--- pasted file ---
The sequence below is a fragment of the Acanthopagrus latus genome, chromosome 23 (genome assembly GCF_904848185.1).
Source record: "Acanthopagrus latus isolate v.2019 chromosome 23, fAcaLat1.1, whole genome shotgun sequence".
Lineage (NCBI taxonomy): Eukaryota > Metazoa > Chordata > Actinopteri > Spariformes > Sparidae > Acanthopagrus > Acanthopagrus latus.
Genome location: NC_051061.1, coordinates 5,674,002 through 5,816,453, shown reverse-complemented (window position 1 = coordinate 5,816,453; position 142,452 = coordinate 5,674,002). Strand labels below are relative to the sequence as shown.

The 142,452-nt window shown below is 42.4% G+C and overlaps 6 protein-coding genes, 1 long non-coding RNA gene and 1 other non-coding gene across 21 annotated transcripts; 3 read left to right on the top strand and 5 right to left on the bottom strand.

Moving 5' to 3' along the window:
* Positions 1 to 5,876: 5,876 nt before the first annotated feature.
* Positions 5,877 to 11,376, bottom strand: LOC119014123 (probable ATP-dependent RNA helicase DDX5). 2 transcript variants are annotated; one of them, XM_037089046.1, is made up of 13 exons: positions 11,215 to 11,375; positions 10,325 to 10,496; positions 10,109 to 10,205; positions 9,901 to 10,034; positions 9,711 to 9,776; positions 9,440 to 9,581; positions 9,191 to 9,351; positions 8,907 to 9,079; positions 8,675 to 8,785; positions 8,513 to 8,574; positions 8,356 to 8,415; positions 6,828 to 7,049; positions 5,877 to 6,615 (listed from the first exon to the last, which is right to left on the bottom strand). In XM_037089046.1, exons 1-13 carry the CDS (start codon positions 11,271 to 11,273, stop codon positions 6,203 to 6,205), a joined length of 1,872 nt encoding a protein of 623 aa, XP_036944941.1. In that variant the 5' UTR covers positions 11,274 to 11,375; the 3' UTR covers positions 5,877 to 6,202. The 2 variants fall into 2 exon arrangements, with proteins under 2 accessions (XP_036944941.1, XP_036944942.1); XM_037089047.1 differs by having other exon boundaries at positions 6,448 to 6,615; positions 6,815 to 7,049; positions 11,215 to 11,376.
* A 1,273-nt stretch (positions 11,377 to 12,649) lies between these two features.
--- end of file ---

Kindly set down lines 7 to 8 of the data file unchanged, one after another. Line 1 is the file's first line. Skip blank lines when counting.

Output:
* Positions 1 to 5,876: 5,876 nt before the first annotated feature.
* Positions 5,877 to 11,376, bottom strand: LOC119014123 (probable ATP-dependent RNA helicase DDX5). 2 transcript variants are annotated; one of them, XM_037089046.1, is made up of 13 exons: positions 11,215 to 11,375; positions 10,325 to 10,496; positions 10,109 to 10,205; positions 9,901 to 10,034; positions 9,711 to 9,776; positions 9,440 to 9,581; positions 9,191 to 9,351; positions 8,907 to 9,079; positions 8,675 to 8,785; positions 8,513 to 8,574; positions 8,356 to 8,415; positions 6,828 to 7,049; positions 5,877 to 6,615 (listed from the first exon to the last, which is right to left on the bottom strand). In XM_037089046.1, exons 1-13 carry the CDS (start codon positions 11,271 to 11,273, stop codon positions 6,203 to 6,205), a joined length of 1,872 nt encoding a protein of 623 aa, XP_036944941.1. In that variant the 5' UTR covers positions 11,274 to 11,375; the 3' UTR covers positions 5,877 to 6,202. The 2 variants fall into 2 exon arrangements, with proteins under 2 accessions (XP_036944941.1, XP_036944942.1); XM_037089047.1 differs by having other exon boundaries at positions 6,448 to 6,615; positions 6,815 to 7,049; positions 11,215 to 11,376.